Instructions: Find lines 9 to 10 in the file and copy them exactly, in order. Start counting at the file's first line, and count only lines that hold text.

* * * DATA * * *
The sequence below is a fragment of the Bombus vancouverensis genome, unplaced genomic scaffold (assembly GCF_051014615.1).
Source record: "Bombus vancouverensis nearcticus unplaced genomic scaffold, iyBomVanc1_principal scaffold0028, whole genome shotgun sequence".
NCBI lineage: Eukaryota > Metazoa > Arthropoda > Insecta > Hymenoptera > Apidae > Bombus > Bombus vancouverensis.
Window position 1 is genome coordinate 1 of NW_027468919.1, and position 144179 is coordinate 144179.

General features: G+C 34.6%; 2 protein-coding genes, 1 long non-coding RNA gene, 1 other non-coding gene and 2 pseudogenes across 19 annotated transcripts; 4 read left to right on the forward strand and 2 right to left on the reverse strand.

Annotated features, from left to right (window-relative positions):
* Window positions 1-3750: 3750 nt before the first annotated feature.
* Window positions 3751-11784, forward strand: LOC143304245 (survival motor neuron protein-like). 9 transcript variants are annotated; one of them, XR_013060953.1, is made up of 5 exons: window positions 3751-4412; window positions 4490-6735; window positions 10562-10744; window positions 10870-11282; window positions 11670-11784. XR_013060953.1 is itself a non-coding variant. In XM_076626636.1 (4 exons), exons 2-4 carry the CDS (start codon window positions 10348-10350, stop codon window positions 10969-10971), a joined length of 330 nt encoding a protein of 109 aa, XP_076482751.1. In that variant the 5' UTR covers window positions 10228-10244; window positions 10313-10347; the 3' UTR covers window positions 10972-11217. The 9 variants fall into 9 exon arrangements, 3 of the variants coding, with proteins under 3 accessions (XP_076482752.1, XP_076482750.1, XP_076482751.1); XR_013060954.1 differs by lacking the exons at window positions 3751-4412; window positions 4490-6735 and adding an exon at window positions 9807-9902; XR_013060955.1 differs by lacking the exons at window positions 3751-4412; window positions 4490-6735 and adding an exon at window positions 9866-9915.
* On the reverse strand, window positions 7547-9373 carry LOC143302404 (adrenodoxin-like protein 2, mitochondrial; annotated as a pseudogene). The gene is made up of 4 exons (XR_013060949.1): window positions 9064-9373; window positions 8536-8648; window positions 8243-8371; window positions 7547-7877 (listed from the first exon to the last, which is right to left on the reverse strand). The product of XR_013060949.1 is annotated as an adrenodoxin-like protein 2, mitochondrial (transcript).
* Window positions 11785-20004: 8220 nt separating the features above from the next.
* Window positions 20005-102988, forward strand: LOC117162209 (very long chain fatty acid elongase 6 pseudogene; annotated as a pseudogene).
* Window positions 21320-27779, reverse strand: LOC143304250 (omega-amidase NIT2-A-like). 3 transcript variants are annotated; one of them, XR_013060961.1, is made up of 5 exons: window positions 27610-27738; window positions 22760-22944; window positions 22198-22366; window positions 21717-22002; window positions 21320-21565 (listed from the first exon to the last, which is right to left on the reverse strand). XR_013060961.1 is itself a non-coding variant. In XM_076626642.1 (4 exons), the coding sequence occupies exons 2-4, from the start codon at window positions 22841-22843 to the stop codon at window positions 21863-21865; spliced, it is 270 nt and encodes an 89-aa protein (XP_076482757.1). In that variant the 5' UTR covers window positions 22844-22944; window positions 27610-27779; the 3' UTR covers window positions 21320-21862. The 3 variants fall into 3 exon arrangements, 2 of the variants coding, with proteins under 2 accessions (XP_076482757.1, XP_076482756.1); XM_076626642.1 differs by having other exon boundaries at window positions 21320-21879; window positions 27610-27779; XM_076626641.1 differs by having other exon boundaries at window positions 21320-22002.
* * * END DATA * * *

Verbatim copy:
* On the reverse strand, window positions 7547-9373 carry LOC143302404 (adrenodoxin-like protein 2, mitochondrial; annotated as a pseudogene). The gene is made up of 4 exons (XR_013060949.1): window positions 9064-9373; window positions 8536-8648; window positions 8243-8371; window positions 7547-7877 (listed from the first exon to the last, which is right to left on the reverse strand). The product of XR_013060949.1 is annotated as an adrenodoxin-like protein 2, mitochondrial (transcript).
* Window positions 11785-20004: 8220 nt separating the features above from the next.